Atwood’s Theorem #1 of Relative Birthday Significance
Now I am not a guy drawn towards the mathematical type of things, but this one was so clear even I could figure it out. All my figuring came as a result of some recent birthday celebration’s around the AtwoodZoo.
Consider the possibility that someone (like me for instance) who might happen to a birthday anywhere near the date of one of their children, (say, for example two days) will almost certainly notice a decline in the amount of attention paid to their birthday, while there is increasingly more attention paid to the birthday of said child. (not that I am whining, mind you…)
And while I have intuitively known this ("birthday attention slippage" was happening, I was not able to quantify said phenomenon. That is, until now. And a public service for those of you with a more statistically-oriented mindset, I have developed a mathematical equation for this very substantial and dynamic regression/increase alignment.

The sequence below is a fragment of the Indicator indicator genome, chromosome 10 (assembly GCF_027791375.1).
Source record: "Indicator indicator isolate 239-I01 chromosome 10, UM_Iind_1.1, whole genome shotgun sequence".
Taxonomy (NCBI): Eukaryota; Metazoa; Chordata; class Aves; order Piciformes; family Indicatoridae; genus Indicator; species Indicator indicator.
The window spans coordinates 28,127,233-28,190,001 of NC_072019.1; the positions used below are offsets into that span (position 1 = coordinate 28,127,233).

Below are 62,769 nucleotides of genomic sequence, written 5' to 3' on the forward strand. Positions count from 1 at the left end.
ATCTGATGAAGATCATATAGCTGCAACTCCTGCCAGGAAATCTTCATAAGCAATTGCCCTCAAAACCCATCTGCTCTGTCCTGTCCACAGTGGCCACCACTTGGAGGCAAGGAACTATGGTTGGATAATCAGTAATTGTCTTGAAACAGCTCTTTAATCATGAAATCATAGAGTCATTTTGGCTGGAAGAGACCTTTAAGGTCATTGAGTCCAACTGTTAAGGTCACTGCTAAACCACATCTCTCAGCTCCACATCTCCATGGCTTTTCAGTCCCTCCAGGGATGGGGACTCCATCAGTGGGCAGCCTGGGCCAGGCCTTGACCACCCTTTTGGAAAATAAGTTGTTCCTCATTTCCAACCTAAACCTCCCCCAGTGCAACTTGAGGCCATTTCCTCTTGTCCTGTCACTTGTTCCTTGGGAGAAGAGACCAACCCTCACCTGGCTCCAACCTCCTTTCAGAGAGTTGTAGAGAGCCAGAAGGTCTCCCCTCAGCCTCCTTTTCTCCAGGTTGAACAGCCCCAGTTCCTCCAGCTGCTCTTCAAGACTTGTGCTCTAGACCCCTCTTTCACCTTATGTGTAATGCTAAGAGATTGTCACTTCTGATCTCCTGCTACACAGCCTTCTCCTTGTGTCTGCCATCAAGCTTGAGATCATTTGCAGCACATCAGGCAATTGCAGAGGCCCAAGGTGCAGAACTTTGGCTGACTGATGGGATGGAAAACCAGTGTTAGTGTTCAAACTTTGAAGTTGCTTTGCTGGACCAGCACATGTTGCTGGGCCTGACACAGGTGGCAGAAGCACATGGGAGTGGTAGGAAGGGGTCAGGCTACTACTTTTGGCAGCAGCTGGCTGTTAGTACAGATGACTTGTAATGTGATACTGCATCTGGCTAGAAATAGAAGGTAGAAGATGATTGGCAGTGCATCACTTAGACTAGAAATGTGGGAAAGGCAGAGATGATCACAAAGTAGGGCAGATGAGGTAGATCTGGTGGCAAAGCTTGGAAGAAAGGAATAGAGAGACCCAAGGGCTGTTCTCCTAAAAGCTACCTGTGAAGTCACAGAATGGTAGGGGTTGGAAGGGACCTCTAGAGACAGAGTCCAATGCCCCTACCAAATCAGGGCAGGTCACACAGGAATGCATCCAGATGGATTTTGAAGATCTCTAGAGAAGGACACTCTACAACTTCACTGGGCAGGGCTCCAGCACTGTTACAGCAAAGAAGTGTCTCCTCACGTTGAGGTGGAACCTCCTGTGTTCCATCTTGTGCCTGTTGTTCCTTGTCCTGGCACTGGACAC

And since I discovered it, I call it Atwood’s Theorem #1 of Relative Birthday Significance
A = (x-y)*(d)/(n-f)*pi
(key to the variables is listed below)
A – Total amount of Attention
x – age of parent
y – age of child
d – # of days between birthday of parent and birthday of child
n -# of children invited to birthday party
f – # of years over 40 the parent is
pi – 3.14 (because for some reason which we discussed back in Mr. Wilson’s 8th grade algebra class but for which I have no recall anymore because I have had a birthday beyond my 40th, every mathematical equation known to man MUST have pi in it….)
Again – not whining (much) – just wanting to quantify the painfully obvious.